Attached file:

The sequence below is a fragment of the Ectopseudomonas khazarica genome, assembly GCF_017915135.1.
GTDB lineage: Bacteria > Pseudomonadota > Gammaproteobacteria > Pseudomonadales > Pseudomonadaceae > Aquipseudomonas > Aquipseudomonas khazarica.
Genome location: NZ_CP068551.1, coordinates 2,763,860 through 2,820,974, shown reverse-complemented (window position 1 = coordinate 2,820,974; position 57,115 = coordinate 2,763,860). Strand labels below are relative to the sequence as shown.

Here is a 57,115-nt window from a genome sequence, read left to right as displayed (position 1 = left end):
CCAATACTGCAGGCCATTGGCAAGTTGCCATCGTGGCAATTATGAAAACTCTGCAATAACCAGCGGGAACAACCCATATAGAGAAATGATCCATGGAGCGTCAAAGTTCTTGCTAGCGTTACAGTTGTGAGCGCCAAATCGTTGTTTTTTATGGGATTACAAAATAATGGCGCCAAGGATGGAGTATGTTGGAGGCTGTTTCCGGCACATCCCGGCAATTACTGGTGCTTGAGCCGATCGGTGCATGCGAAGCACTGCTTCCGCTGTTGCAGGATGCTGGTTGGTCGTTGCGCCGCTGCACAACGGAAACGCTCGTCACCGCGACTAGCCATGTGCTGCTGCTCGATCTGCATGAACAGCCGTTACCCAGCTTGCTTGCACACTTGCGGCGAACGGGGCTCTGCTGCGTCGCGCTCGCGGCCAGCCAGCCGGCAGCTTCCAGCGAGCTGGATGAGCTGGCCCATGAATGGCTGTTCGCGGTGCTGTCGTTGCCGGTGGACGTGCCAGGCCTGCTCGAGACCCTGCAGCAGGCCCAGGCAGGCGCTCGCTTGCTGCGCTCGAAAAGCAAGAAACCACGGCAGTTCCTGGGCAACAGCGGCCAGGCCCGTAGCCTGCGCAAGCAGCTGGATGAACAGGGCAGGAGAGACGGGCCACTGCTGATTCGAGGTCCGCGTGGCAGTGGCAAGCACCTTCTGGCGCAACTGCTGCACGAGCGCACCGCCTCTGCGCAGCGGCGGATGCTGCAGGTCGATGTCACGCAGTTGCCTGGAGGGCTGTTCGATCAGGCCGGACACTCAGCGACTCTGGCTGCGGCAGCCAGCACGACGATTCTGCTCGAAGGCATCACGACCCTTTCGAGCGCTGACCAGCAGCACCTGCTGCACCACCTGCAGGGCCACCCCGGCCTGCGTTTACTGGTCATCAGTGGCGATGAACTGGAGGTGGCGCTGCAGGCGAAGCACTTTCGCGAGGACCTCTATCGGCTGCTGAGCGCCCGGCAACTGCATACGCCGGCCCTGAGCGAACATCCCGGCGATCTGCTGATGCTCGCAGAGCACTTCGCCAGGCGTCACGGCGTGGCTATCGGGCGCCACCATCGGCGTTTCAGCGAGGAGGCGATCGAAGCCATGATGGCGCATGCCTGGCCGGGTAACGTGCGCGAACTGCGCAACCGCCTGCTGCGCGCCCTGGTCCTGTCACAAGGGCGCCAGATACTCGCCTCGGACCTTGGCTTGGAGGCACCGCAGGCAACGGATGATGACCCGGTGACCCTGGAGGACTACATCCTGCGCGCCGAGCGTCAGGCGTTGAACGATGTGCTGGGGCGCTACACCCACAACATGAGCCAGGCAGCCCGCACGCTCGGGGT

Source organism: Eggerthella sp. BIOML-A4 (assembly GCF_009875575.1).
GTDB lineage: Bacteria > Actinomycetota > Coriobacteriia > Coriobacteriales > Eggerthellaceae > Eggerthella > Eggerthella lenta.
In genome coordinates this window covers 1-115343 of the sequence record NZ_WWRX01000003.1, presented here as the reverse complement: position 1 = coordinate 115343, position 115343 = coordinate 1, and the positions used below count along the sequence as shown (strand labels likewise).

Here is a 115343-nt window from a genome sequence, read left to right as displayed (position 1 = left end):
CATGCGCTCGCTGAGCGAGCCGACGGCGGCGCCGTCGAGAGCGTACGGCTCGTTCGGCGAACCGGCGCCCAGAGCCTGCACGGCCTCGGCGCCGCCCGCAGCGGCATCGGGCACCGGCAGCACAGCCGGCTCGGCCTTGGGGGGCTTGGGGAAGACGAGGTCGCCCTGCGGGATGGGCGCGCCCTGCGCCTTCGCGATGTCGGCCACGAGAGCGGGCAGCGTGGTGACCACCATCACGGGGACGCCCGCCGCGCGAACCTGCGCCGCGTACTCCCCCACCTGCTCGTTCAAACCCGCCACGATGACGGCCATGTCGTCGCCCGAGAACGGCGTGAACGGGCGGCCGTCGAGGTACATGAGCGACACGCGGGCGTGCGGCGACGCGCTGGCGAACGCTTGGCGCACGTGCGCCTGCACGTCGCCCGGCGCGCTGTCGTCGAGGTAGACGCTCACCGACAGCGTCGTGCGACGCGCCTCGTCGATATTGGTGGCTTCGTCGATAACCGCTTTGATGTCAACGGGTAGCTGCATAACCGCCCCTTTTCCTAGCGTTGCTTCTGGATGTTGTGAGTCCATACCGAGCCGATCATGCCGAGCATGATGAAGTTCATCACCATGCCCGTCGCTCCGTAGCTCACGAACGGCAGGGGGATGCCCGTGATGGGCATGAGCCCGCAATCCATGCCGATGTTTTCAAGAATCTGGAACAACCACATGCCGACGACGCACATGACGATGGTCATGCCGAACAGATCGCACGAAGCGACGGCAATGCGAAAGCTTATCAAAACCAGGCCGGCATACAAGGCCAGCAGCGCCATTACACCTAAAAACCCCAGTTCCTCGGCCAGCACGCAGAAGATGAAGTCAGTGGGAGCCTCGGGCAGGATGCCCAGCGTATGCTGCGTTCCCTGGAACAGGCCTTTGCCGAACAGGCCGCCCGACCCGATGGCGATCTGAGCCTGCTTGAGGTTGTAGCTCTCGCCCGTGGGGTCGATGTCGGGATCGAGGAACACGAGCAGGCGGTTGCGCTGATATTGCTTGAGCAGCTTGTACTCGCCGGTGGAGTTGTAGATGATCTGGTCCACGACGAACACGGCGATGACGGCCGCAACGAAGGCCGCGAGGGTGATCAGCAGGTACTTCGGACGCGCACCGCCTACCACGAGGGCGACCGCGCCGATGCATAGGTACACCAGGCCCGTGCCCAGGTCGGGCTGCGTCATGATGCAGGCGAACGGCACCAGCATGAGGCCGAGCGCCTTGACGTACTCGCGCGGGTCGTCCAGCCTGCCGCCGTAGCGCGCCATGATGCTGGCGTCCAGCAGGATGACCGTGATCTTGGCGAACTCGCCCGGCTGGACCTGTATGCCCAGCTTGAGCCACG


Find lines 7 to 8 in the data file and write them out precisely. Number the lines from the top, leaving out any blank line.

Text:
GTDB lineage: Bacteria > Actinomycetota > Coriobacteriia > Coriobacteriales > Eggerthellaceae > Eggerthella > Eggerthella lenta.
In genome coordinates this window covers 1-115343 of the sequence record NZ_WWRX01000003.1, presented here as the reverse complement: position 1 = coordinate 115343, position 115343 = coordinate 1, and the positions used below count along the sequence as shown (strand labels likewise).